Natural Foods Merchandiser

Science Beat with Maureen Williams, N.D., and Alan R. Gaby, M.D.

Protect your eyes with fruits and veggies
Women who eat lots of fruits and vegetables have a lower risk of developing cataracts than women who don?t, according to the American Journal of Clinical Nutrition.

A cataract is a cloudy patch on the eye lens. It is usually an age-related change and is the most common cause of blindness in the world. In the Western world, cataract surgery is the most frequent surgery in people older than 65 years old. Oxidative damage is believed to be responsible for cataract formation. Some studies have found that antioxidants, such as those found in fruits and vegetables, can prevent cataracts from forming and might slow their progression.

The current report comes from the Women?s Health Study, which involved almost 40,000 healthy women at least 45 years old. Reports of cataracts and cataract surgeries were monitored through annual health questionnaires for 10 years. The women were divided into five groups based on their overall fruit and vegetable intake, ranging from 2.6 to 10 servings per day. Cataract risk was found to be 17 percent lower in women in the group with the highest fruit and vegetable intake compared with women in the lowest. Women who ate the most fruits and vegetables also had a 14 percent lower likelihood of cataract surgery than those who ate the least, but this difference was not statistically significant.

Previous studies have found a stronger cataract protective effect from specific vegetables, such as spinach and kale, which are rich in lutein and other carotenoids. Vitamin C and E supplements have also demonstrated cataract-preventing activity in some, but not all, studies. With all this in mind, people who want to prevent cataracts should eat lots of fruits and vegetables, especially green leafy vegetables, and might be well advised to supplement with extra antioxidants.


Vitamin C: good for gout
Supplementing with vitamin C may help prevent gout by lowering blood levels of uric acid, reports Arthritis and Rheumatism. While a previous study showed that taking a large dose of vitamin C (8 grams per day) can lower blood levels of uric acid, this is the first study to show that a relatively modest amount (500 mg per day) has the same effect. Vitamin C appears to reduce uric acid levels by increasing its excretion in the urine.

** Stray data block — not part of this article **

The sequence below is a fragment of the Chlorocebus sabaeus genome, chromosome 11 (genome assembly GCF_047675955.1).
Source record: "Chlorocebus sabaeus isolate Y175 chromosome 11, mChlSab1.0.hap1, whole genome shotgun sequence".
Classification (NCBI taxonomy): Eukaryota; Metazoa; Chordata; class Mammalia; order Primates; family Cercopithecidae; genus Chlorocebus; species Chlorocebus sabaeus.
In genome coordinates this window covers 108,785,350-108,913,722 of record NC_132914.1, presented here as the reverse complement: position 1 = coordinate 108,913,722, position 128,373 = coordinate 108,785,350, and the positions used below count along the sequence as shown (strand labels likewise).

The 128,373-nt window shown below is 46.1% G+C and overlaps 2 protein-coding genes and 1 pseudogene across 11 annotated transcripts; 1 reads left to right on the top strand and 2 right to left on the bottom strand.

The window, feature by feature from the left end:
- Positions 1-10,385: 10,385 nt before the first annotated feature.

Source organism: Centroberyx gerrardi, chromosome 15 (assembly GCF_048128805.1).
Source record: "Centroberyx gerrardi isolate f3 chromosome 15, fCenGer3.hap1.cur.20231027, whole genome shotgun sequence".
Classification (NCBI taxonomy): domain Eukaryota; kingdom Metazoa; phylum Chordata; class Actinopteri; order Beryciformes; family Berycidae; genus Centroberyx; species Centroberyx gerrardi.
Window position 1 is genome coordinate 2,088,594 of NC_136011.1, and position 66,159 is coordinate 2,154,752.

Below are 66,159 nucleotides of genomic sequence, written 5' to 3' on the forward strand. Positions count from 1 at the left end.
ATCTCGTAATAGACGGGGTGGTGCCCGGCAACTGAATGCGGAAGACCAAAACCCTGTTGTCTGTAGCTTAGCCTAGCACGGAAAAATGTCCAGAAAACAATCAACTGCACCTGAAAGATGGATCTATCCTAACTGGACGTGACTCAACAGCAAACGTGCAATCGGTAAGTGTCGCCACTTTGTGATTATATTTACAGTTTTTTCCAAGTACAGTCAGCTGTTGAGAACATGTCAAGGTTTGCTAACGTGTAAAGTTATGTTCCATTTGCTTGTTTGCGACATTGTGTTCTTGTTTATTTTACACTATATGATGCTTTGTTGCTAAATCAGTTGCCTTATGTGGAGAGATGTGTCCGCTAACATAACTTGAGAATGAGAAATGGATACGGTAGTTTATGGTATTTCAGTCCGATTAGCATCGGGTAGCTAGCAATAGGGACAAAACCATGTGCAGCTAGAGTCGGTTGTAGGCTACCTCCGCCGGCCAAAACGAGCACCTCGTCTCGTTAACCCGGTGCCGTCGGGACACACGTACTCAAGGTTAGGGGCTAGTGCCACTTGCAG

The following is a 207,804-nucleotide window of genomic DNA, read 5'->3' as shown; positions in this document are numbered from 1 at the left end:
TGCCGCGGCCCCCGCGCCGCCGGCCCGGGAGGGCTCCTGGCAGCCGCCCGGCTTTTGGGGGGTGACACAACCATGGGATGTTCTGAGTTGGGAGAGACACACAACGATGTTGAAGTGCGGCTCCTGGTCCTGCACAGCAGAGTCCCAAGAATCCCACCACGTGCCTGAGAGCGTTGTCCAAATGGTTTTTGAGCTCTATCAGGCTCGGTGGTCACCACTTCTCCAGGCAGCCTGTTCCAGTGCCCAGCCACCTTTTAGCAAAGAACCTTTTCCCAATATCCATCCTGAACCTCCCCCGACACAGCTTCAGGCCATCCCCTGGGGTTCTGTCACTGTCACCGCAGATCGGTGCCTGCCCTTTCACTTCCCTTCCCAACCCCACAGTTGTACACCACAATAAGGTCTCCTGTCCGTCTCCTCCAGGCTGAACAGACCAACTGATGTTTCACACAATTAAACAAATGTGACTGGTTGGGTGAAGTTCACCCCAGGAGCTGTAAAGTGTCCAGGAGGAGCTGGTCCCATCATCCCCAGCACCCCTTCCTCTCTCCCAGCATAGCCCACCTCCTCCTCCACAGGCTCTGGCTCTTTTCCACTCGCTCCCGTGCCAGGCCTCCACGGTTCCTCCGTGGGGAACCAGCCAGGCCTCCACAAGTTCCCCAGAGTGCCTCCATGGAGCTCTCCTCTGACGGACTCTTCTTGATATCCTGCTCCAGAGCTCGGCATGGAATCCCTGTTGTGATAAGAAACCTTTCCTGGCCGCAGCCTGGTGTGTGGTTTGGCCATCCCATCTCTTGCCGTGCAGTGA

In normal concentrations in the body, uric acid is believed to have beneficial antioxidant effects. However, when uric acid levels are elevated, it may crystallize in joints or other tissues, resulting in the painful arthritic condition known as gout. A high blood level of uric acid is also believed to be a risk factor for heart disease.

Uric acid levels can be controlled to some extent by restricting refined sugar, red meat, organ meats, chicken, turkey, mackerel, seafood, beans, peas, spinach and yeast. For people whose levels remain elevated, doctors may also prescribe drugs that either inhibit the body?s uric acid production or promote its excretion in the urine. While these drugs can help prevent gout attacks, they may also cause side effects such as kidney damage, vomiting or severe skin rashes.

In the new study, 184 volunteers were randomly assigned to receive either 500 mg of vitamin C, 400 IU of vitamin E, 500 mg of vitamin C plus 400 IU of vitamin E, or a placebo daily for two months. Among those taking vitamin C, the average serum uric acid concentration decreased by approximately 10 percent. In contrast, uric acid levels increased slightly in those not taking vitamin C. The uric acid?lowering effect of vitamin C was most pronounced among people whose initial uric acid level was above normal. Vitamin E had no effect on uric acid levels.


Maureen Williams, N.D., has a private practice in Quechee, Vt. and does extensive work with traditional herbal medicine in Guatemala and Honduras. Alan R. Gaby is a former professor at Bastyr University of Natural Health Sciences and past president of the American Holistic Medical Association.

Copyright ? 2005 Healthnotes Inc.

Natural Foods Merchandiser volume XXVI/number 9/p. 108

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